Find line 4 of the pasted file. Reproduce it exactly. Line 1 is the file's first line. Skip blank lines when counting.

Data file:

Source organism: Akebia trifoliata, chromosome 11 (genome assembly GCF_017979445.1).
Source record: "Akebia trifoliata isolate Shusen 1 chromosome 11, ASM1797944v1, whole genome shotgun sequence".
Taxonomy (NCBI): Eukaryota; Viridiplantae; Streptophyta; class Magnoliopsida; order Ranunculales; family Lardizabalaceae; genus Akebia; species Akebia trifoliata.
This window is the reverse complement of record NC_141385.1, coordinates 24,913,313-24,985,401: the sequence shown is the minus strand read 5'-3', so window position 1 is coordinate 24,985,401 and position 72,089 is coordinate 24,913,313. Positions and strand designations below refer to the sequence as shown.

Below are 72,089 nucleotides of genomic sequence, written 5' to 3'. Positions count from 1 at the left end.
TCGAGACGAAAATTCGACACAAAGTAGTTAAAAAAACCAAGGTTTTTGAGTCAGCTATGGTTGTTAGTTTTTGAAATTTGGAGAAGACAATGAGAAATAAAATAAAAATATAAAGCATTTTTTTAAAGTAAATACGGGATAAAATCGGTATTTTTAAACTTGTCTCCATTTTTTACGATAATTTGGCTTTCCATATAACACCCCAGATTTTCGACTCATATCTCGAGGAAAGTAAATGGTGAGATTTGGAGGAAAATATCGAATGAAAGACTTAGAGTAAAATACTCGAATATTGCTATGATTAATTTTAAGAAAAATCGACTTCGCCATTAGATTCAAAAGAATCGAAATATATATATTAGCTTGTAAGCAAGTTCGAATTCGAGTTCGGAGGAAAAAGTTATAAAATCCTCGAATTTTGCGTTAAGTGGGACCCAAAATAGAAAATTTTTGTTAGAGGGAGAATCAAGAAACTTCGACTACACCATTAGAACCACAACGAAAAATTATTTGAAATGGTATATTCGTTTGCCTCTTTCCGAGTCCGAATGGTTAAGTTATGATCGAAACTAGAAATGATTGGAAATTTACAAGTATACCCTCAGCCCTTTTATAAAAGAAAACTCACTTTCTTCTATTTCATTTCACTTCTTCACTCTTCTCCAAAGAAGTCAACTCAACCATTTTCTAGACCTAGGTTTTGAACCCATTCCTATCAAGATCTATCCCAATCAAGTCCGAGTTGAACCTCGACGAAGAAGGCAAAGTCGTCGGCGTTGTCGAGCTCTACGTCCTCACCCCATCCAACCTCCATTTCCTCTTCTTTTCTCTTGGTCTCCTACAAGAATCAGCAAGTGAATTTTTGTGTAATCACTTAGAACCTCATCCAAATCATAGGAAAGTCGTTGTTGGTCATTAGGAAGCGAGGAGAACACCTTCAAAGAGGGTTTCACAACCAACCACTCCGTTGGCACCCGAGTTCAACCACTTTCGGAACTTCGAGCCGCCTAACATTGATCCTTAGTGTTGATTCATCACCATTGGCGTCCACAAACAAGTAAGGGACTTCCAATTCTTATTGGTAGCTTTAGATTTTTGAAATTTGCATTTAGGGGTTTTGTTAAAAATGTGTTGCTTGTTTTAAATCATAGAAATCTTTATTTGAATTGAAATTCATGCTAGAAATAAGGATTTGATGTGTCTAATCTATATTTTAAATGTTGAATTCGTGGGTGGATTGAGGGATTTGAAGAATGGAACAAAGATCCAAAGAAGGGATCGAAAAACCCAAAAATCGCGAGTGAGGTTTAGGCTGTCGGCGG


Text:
This window is the reverse complement of record NC_141385.1, coordinates 24,913,313-24,985,401: the sequence shown is the minus strand read 5'-3', so window position 1 is coordinate 24,985,401 and position 72,089 is coordinate 24,913,313. Positions and strand designations below refer to the sequence as shown.